The rise of Mobile Broadband (MBB) usage comes together with an increasing awareness in quality of service as perceived by customers. Whilst many approaches from both the standardisation bodies and the scientific environment have tried to define tools to measure and represent objective and subjective network performance, no consensus has been reached regarding the most feasible and accurate measurement methodology.
Taking advantage of MONROE MBB networks measurement deployment, MARiL has developed and contributed open source multi-layer measurement tools that implement the most significant standardised Internet access measurement methods. In this regard, MARiL has covered both main TCP-based and IP-layer model-based approaches. Regarding the validation of this proposal and seeking for a deep study among different cellular contexts of use, several tests have been designed and carried out in the MONROE’s Pan-European deployment. In order to measure the QoS assessments under measurable network circumstances (i.e. with metadata), we have considered the least variable conditions with static nodes. These nodes are capable of providing fair comparisons between both measurement philosophies in order to validate them in MBB. Hence, MONROE will benefit from MARiL’s for the performed validation and addressing of MONROE as the main large-scale platform in Europe, as well as for its developments and studies for future open calls and the further research advance.
Considering the massive presence of TCP traffic in overall Internet traffic as well as the importance of the transport layer behaviour in the experienced performance with TCP-based measurements, it has been critical to analyse to which extent the impact of the selected congestion control algorithm (CCA) has an effect in the achieved outcome. In this sense, MARiL has evaluated different CCAs in distinct cellular use-cases so as to decide the best option among the CCAs and be able to foster future real-time CCA selection. With the recent inclusion of TCP BBR (Bottleneck Bandwidth and Round-trip propagation time) in the Linux kernel, the possibilities in the CCA family are greater than ever. In these lines, we have evaluated BBR in comparison with other commonly used CCAs and found than even thought that depending on the network conditions and flow type we may perceive differences, as a general rule BBR performs in a more efficient way than its opponents. However, under certain network conditions BBR is prone to share the bandwidth unfairly, either suppressing other CCAs flows or its own competing flows.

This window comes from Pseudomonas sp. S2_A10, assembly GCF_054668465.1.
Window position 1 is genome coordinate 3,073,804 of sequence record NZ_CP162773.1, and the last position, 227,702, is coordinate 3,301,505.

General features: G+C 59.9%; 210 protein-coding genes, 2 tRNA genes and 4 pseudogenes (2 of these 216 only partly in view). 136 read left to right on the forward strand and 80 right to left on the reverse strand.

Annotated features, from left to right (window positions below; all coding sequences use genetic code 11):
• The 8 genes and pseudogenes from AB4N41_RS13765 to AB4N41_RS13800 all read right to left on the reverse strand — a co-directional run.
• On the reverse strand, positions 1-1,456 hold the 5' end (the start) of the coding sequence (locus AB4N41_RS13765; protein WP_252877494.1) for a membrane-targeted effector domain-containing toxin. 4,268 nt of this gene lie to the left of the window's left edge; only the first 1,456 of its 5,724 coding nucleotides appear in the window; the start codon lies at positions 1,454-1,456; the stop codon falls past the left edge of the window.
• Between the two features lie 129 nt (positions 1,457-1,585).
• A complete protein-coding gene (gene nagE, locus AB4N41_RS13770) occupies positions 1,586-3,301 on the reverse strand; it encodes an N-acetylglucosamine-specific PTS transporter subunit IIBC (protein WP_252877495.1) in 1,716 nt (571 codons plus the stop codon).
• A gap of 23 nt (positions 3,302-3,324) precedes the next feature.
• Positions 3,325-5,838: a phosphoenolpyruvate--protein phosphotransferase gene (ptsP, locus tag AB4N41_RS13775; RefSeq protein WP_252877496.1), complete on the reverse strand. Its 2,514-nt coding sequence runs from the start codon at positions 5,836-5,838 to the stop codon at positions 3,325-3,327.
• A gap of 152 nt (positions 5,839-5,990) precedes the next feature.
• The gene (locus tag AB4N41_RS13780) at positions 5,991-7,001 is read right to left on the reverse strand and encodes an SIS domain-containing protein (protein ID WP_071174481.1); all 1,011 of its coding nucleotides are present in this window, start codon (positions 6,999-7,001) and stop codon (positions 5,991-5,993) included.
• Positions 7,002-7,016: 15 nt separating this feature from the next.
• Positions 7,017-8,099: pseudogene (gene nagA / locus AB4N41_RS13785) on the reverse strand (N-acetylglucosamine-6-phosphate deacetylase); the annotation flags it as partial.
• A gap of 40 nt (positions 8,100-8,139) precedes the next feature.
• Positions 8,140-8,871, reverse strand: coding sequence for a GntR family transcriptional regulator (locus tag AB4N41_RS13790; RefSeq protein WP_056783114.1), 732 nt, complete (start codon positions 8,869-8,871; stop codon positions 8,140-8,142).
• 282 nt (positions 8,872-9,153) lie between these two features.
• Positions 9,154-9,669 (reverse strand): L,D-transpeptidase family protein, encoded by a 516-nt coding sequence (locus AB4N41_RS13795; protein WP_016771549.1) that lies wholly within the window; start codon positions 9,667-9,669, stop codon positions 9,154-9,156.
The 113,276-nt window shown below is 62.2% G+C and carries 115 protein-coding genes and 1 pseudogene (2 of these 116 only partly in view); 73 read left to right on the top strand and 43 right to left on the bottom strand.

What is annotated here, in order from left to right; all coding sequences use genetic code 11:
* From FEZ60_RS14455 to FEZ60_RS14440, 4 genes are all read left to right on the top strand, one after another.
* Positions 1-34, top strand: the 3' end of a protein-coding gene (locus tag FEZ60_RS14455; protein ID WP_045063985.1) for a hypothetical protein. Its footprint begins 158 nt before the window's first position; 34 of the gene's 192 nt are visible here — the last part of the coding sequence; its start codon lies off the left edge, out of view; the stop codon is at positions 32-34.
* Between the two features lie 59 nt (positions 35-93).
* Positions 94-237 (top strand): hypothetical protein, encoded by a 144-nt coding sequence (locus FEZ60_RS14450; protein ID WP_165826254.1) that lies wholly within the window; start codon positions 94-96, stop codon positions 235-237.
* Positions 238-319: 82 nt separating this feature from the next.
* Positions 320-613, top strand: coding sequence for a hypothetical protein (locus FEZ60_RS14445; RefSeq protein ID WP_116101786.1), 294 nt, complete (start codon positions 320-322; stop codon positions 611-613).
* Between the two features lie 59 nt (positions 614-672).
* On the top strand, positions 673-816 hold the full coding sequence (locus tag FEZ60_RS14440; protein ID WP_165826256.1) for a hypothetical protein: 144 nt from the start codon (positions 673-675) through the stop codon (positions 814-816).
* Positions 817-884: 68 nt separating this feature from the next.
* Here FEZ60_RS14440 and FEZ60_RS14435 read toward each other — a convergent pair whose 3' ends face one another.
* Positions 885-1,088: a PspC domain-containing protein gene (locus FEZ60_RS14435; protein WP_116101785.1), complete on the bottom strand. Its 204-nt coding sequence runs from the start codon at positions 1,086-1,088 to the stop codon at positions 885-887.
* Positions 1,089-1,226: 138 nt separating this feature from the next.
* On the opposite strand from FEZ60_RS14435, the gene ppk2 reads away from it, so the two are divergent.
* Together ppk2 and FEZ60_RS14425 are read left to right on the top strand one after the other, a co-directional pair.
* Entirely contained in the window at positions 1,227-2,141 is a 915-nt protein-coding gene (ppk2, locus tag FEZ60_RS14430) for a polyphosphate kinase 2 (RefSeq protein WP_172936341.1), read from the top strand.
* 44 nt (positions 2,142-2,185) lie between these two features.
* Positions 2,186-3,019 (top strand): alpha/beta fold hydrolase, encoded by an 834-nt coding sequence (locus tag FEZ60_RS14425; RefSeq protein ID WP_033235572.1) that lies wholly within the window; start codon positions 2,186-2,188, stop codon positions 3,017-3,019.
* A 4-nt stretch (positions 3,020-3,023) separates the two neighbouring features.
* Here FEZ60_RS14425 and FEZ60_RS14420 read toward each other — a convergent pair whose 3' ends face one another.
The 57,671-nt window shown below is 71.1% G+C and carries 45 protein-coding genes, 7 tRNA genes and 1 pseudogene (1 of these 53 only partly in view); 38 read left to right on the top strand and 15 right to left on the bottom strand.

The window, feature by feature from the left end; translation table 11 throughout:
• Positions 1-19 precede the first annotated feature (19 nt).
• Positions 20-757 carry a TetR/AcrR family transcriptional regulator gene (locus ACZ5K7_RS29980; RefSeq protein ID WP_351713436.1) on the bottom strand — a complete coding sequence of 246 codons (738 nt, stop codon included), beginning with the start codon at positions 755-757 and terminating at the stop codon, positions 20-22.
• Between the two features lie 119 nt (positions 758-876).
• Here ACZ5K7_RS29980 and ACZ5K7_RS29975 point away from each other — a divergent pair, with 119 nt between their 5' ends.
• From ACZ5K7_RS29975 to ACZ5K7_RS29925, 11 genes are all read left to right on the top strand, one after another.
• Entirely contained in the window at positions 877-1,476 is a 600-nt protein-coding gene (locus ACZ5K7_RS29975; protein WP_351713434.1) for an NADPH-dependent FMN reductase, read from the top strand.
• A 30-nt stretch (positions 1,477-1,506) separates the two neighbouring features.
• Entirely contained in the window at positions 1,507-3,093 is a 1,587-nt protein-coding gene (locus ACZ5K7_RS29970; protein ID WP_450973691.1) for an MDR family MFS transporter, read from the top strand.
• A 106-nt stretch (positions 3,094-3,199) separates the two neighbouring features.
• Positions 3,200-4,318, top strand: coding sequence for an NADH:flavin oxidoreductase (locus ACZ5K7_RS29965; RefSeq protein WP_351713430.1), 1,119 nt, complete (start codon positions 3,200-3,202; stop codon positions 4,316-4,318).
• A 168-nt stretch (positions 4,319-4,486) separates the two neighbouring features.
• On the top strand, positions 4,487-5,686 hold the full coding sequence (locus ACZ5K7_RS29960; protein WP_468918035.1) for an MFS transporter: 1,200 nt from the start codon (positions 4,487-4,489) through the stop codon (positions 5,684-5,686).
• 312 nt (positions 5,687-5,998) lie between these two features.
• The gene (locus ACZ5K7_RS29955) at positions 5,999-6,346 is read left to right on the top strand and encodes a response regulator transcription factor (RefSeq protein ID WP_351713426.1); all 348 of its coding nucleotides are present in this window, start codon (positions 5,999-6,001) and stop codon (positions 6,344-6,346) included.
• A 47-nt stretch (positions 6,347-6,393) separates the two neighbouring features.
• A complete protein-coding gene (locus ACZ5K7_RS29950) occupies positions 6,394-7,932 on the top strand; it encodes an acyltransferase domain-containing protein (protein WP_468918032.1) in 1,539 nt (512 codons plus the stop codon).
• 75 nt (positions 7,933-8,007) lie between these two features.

Realising that mobility is a major differentiator between cellular and fixed networks, a proper understanding of how direction and speed impact the interaction between TCP and the radio environment is required. MARiL complements previous works on 4G and the forthcoming 5G networks in that it systematically studies the performance of TCP in both medium- and high-velocity scenarios; and both when a mobile user is moving closer to and farther from a cell tower, i.e., both in case of continuously increasing and continuously decreasing radio signal strength. This mobility study considered both 4G latencies and mobility under lower latencies close to the expectations for 5G. The studied CCAs have covered a wide range of TCP possibilities with loss-based (CUBIC and NewReno), combined loss- and delay-based (with–Westwood+- or without bandwidth estimation -Illinois-), delay-based (CDG) and model-based (BBR) variants.